Just six-months later, another standoff — between the FBI and the Branch Davidians, an apocalyptic Christian cult — transfixed the nation for 51 days. Following a violent raid by agents of the Bureau of Alcohol, Tobacco and Firearms, which resulted in deaths on both sides, the heavily armed Davidians, under their charismatic leader David Koresh, hunkered down in their compound outside Waco, Texas. After weeks of fruitless negotiations, FBI tanks finally inserted tear gas into the compound, triggering the self-immolation of scores of Davidians, including approximately 18 children.
Taken together, Ruby Ridge and Waco provided proof for many that the federal government was out of control and bent on disarming and subjugating the American people. One of the most ardent believers of this conspiratorial worldview was Timothy McVeigh.
Born in Pendleton, New York, McVeigh learned about guns and shooting from his grandfather. A skinny teenager, “Noodle McVeigh” was teased in high school, inspiring a lifelong hatred of bullies. Following graduation, he enlisted in the Army, and while serving in Iraq during the first Gulf War became disillusioned with both the military and the U.S. government. As a sharpshooter, he shot and killed Iraqi soldiers but felt he’d been given inadequate reason for doing so. The Iraqis “were human beings at the core and no different than me,” he said. “Then I had to reconcile that with the fact that, well, I killed them.”
Summoned from Iraq by the Army to attend Ranger School, McVeigh was dismissed because he wasn’t in top physical condition. Returning to Pendleton, he had difficulty finding a job, becoming further isolated and disillusioned. He was deeply influenced by reading The Turner Diaries, a 1978 novel by neo-Nazi leader William Pierce, which depicted a violent revolution to overthrow the federal government, including scenes of a truck bomb blowing up FBI headquarters, killing hundreds of people.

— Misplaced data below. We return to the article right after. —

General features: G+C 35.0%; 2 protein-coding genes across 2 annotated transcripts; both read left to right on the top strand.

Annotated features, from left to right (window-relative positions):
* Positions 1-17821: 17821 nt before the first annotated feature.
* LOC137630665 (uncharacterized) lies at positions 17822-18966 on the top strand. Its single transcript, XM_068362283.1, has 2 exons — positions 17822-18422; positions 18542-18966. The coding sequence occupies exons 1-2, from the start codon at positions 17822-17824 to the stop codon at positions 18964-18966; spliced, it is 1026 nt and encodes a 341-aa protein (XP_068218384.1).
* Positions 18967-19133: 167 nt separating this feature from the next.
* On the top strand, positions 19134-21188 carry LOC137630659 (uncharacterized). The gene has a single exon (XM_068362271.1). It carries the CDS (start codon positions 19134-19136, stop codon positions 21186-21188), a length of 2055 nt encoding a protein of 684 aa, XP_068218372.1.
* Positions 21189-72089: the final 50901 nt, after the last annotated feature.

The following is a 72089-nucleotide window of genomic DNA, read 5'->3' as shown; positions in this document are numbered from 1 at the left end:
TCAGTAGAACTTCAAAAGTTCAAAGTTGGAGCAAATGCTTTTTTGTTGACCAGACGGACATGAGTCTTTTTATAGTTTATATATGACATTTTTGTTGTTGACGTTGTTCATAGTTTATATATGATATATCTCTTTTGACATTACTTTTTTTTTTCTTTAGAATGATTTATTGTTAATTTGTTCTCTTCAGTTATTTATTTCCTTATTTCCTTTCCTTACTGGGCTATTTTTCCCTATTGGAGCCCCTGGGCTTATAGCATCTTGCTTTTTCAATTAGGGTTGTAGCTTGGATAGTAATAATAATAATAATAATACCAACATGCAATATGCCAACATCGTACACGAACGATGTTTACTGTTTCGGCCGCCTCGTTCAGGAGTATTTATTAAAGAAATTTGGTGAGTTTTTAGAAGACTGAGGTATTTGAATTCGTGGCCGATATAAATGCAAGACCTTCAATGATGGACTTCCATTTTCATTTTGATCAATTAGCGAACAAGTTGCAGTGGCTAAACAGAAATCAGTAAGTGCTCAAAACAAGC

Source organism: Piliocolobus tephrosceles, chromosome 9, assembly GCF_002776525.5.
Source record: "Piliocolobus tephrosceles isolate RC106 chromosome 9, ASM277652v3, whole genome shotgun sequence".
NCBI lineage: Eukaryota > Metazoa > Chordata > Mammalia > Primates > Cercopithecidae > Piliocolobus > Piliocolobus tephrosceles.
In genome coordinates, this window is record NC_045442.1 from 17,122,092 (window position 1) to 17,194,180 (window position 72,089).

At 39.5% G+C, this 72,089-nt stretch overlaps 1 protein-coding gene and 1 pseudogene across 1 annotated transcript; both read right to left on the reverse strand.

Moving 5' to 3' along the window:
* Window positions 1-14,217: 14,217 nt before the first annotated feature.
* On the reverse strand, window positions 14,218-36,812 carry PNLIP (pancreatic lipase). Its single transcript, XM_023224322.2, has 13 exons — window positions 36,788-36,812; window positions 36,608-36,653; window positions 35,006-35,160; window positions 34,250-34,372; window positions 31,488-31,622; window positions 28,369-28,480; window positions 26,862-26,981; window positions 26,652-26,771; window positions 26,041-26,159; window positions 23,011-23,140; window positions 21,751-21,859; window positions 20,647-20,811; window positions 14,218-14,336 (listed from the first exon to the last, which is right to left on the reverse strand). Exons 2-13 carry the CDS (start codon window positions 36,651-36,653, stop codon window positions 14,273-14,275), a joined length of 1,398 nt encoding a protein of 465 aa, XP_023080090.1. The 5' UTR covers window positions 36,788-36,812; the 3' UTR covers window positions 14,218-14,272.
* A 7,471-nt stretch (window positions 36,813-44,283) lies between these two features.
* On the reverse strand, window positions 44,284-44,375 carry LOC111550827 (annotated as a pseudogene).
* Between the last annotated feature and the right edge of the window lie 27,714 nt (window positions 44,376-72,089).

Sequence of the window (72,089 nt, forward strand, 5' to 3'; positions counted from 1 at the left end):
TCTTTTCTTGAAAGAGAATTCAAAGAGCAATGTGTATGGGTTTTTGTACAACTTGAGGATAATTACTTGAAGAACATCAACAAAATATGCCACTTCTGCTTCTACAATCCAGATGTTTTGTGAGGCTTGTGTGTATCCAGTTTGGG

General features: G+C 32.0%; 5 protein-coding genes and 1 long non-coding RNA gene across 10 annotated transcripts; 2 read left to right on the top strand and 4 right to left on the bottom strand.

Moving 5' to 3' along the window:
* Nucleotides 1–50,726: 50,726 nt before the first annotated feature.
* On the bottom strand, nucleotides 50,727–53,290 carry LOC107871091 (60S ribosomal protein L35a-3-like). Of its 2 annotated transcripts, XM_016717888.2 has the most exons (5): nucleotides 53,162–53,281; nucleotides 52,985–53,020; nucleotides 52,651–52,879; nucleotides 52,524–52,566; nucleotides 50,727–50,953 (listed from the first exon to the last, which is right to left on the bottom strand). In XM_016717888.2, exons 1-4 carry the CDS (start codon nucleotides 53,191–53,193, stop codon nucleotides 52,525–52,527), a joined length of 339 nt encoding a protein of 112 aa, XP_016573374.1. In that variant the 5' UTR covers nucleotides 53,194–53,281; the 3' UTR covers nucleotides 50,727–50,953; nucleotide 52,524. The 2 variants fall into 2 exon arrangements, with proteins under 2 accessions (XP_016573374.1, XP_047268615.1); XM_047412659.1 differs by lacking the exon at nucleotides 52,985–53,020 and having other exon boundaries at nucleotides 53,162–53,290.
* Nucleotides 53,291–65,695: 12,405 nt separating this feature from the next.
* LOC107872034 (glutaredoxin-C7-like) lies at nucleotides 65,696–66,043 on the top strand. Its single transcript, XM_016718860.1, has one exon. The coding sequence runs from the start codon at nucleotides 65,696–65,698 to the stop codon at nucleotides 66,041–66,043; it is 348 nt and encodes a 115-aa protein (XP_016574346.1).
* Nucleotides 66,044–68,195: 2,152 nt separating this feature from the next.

McVeigh embarked on an odyssey across the country, attending gun shows, meeting white supremacists and immersing himself in far-right literature. He showed up during the Waco standoff, and was enraged by what he viewed as a government massacre. A few months later, the passage of the Brady Bill, which mandated federal background checks and a waiting period for gun purchases, accelerated the growth of the anti-government militia movement. Galvanized, McVeigh began to put in motion his plan to “punish” the federal government by bombing the Murrah Federal Building in Oklahoma City.
Woven through the narrative of McVeigh’s radicalization is the story of the immediate aftermath of the bombing itself, told though the recollections of survivors. In the minutes and hours after the explosion, first responders poured into the ruins, pulling the wounded and dead from the rubble. At the same time, investigators launched the largest manhunt in American history, involving hundreds of agents and thousands of leads. Within three days, McVeigh had been captured.
“Oklahoma City” ends with the trial, conviction and execution of Timothy McVeigh. Hoping to trigger a second American Revolution against an oppressive government, McVeigh instead humanized the ordinary men and women, fathers and mothers, brothers and sisters, who make up the federal government.
“At its heart, ‘Oklahoma City’ is about the dangers of conspiracy thinking — of each side demonizing and exaggerating the threat posed by the other,” said director Barak Goodman. “In this way, it is an extremely timely and relevant cautionary tale for our own times.”